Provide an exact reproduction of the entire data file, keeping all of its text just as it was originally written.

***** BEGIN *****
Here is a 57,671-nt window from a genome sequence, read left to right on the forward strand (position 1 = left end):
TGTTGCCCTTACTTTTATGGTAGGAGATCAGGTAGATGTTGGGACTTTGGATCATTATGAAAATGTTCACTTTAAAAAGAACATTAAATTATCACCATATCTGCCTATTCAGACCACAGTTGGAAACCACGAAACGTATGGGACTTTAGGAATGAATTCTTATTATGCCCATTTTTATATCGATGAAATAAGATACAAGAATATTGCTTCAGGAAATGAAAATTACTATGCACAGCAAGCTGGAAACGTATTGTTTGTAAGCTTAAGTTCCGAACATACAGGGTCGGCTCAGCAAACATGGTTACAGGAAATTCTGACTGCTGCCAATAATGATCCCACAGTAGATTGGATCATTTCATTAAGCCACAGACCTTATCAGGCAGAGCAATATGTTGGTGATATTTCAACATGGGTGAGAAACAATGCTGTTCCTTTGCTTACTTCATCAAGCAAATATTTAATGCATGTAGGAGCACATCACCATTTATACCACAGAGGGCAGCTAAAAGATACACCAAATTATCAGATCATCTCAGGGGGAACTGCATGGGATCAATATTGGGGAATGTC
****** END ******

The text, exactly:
Here is a 57,671-nt window from a genome sequence, read left to right on the forward strand (position 1 = left end):
TGTTGCCCTTACTTTTATGGTAGGAGATCAGGTAGATGTTGGGACTTTGGATCATTATGAAAATGTTCACTTTAAAAAGAACATTAAATTATCACCATATCTGCCTATTCAGACCACAGTTGGAAACCACGAAACGTATGGGACTTTAGGAATGAATTCTTATTATGCCCATTTTTATATCGATGAAATAAGATACAAGAATATTGCTTCAGGAAATGAAAATTACTATGCACAGCAAGCTGGAAACGTATTGTTTGTAAGCTTAAGTTCCGAACATACAGGGTCGGCTCAGCAAACATGGTTACAGGAAATTCTGACTGCTGCCAATAATGATCCCACAGTAGATTGGATCATTTCATTAAGCCACAGACCTTATCAGGCAGAGCAATATGTTGGTGATATTTCAACATGGGTGAGAAACAATGCTGTTCCTTTGCTTACTTCATCAAGCAAATATTTAATGCATGTAGGAGCACATCACCATTTATACCACAGAGGGCAGCTAAAAGATACACCAAATTATCAGATCATCTCAGGGGGAACTGCATGGGATCAATATTGGGGAATGTC